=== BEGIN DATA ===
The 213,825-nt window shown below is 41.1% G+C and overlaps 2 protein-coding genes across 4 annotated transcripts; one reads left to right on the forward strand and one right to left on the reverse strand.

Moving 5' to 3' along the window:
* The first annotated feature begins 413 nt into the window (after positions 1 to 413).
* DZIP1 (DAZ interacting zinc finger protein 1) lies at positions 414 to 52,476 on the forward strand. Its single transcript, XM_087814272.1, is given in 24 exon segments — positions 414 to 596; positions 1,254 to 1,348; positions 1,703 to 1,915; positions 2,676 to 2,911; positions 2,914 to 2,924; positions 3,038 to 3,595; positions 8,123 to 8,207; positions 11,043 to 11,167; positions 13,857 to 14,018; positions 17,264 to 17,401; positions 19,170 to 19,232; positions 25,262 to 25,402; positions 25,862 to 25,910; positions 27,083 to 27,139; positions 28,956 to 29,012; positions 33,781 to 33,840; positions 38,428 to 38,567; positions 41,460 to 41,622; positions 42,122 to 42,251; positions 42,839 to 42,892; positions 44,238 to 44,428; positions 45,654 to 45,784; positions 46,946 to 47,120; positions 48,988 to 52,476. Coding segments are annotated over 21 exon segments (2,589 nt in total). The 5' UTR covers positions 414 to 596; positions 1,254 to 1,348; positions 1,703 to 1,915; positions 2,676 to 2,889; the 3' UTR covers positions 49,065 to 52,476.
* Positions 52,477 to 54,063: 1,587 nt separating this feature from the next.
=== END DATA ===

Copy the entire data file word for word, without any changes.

The 213,825-nt window shown below is 41.1% G+C and overlaps 2 protein-coding genes across 4 annotated transcripts; one reads left to right on the forward strand and one right to left on the reverse strand.

Moving 5' to 3' along the window:
* The first annotated feature begins 413 nt into the window (after positions 1 to 413).
* DZIP1 (DAZ interacting zinc finger protein 1) lies at positions 414 to 52,476 on the forward strand. Its single transcript, XM_087814272.1, is given in 24 exon segments — positions 414 to 596; positions 1,254 to 1,348; positions 1,703 to 1,915; positions 2,676 to 2,911; positions 2,914 to 2,924; positions 3,038 to 3,595; positions 8,123 to 8,207; positions 11,043 to 11,167; positions 13,857 to 14,018; positions 17,264 to 17,401; positions 19,170 to 19,232; positions 25,262 to 25,402; positions 25,862 to 25,910; positions 27,083 to 27,139; positions 28,956 to 29,012; positions 33,781 to 33,840; positions 38,428 to 38,567; positions 41,460 to 41,622; positions 42,122 to 42,251; positions 42,839 to 42,892; positions 44,238 to 44,428; positions 45,654 to 45,784; positions 46,946 to 47,120; positions 48,988 to 52,476. Coding segments are annotated over 21 exon segments (2,589 nt in total). The 5' UTR covers positions 414 to 596; positions 1,254 to 1,348; positions 1,703 to 1,915; positions 2,676 to 2,889; the 3' UTR covers positions 49,065 to 52,476.
* Positions 52,477 to 54,063: 1,587 nt separating this feature from the next.